Born in Le Havre, Ancelot became a clerk in the admiralty, and retained his position until the Revolution of 1830. In 1816 his play Warwick was accepted by the Théâtre Français, but never produced, and three years later a five-act tragedy, Louis IX, was staged. Three editions of the play were speedily exhausted; it had a run of fifty representations, and brought him a pension of 2000 francs from Louis XVIII. His next work, Le Maire du palais, was played in 1825 with less success; but for it he received the cross of the Légion d'honneur. In 1824 he produced Fiesque, a clever adaptation of Schiller's Fiesco. In 1828 appeared Olga, ou l'orpheline russe, the plot of which had been inspired by a voyage he made to Russia in 1826. About the same period he produced in succession Marie de Brabant (1825), a poem in six cantos; L'Homme du monde (1827), a novel in four volumes, afterwards dramatized with success; and in 1829 a play, Elisabeth d'Angleterre.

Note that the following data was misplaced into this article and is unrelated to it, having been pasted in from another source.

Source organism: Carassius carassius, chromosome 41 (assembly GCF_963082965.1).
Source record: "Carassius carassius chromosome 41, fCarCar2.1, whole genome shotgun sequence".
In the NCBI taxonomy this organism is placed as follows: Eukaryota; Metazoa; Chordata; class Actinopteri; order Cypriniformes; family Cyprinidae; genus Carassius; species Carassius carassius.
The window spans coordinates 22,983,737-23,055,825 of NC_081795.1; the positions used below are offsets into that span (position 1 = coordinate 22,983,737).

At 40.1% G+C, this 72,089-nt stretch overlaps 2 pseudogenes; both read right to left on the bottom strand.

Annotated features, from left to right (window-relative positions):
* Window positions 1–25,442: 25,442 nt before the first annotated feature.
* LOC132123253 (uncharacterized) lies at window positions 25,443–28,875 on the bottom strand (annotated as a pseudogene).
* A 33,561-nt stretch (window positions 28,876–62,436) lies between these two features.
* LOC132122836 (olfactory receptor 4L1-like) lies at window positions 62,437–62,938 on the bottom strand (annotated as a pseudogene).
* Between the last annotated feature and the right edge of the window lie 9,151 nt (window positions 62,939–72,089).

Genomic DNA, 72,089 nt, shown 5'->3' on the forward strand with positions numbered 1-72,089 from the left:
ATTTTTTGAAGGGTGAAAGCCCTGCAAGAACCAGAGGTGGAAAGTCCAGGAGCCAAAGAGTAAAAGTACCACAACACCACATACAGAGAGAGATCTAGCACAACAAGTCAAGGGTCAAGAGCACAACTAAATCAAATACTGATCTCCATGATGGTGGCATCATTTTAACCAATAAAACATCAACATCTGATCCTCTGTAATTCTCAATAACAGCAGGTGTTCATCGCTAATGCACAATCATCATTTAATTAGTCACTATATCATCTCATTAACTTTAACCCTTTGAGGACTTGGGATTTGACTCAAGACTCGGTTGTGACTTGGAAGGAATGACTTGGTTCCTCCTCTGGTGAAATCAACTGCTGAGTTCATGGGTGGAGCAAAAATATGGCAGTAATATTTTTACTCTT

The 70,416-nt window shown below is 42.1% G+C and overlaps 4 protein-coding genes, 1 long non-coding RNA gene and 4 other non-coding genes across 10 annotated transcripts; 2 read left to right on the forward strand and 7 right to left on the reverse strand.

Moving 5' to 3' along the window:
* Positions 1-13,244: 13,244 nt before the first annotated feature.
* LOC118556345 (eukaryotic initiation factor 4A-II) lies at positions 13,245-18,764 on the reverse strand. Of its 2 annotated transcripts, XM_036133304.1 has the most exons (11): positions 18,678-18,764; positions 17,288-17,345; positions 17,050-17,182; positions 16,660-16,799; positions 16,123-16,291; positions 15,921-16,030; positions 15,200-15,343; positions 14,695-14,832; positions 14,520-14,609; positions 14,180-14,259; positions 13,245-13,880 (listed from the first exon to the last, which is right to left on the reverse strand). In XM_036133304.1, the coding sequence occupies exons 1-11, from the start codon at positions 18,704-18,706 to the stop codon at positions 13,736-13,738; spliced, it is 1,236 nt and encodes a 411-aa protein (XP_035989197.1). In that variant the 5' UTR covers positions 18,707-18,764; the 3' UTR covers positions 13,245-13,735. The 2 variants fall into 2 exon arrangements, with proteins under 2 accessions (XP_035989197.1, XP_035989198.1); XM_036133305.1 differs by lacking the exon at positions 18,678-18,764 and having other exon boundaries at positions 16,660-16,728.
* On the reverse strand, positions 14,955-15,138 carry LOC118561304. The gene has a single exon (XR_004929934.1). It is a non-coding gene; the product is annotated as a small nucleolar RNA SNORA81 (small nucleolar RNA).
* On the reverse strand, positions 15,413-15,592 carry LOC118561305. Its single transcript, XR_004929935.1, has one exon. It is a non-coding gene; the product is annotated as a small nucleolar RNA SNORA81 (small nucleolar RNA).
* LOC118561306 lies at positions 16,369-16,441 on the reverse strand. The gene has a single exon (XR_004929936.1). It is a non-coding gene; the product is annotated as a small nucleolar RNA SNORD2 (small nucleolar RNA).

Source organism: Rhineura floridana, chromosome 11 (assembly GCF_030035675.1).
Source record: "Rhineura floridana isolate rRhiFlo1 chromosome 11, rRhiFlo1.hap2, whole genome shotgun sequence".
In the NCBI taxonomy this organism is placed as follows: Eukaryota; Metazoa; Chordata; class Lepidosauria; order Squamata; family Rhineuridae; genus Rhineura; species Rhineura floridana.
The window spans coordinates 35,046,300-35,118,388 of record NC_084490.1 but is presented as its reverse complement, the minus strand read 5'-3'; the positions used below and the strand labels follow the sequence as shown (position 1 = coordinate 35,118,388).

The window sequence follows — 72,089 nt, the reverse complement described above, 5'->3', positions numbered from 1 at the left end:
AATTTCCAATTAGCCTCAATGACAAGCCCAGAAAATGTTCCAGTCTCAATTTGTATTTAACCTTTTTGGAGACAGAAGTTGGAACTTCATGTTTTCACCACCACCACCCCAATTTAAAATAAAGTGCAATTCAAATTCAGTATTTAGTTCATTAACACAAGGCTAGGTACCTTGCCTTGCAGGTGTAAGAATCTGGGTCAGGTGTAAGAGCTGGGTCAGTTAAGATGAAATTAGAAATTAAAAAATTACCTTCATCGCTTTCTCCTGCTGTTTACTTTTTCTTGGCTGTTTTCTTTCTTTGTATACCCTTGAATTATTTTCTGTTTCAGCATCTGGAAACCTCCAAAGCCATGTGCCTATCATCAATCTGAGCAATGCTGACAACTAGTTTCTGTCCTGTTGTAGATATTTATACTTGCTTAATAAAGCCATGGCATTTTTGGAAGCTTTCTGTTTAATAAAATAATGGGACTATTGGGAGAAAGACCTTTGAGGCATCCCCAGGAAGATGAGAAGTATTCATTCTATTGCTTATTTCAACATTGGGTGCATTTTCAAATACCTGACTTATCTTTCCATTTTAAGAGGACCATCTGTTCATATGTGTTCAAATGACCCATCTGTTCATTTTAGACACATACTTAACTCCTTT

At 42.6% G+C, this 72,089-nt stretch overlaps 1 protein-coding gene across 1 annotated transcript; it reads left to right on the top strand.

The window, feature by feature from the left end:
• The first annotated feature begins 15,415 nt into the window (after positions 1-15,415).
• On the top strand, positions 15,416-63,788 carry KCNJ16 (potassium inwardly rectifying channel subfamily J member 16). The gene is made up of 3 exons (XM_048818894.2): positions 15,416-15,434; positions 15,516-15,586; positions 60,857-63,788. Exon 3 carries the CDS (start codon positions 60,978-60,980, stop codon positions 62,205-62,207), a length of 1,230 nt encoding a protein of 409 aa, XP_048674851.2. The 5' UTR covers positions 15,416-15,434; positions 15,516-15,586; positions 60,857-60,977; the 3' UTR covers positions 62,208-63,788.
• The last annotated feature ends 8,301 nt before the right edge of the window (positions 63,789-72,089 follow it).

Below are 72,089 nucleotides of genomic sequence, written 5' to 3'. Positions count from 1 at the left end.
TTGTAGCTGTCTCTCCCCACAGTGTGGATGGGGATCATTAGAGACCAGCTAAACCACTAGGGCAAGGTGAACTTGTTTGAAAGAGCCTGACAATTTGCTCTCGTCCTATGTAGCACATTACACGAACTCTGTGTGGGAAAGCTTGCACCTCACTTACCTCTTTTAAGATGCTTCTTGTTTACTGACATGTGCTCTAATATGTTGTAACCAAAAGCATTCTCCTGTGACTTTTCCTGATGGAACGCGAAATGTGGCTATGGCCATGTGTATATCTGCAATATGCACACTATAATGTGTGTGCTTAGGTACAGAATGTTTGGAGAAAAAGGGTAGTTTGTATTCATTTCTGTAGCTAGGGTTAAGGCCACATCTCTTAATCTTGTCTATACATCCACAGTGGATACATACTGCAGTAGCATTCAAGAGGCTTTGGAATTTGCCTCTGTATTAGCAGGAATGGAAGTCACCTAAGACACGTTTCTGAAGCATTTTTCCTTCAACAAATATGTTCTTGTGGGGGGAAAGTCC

By the Revolution of July 1830 he lost at once his royal pension and his office as librarian at Meudon; and he was chiefly employed during the next ten years in writing vaudevilles and light dramas and comedies. A tragedy, Maria Padilla (1838), gained him admission to the Académie française in 1841. Ancelot was sent by the French government in 1849 to Turin, Florence, Brussels and other capitals, to negotiate on the subject of international copyright; and the treaties which were concluded soon after were the result, in a great measure, of his tact and intelligence.
- Kale, Steven (2005). French Salons: High Society and Political Sociability from the Old Regime to the Revolution of 1848. JHU Press. p. 231. ISBN 9780801883866.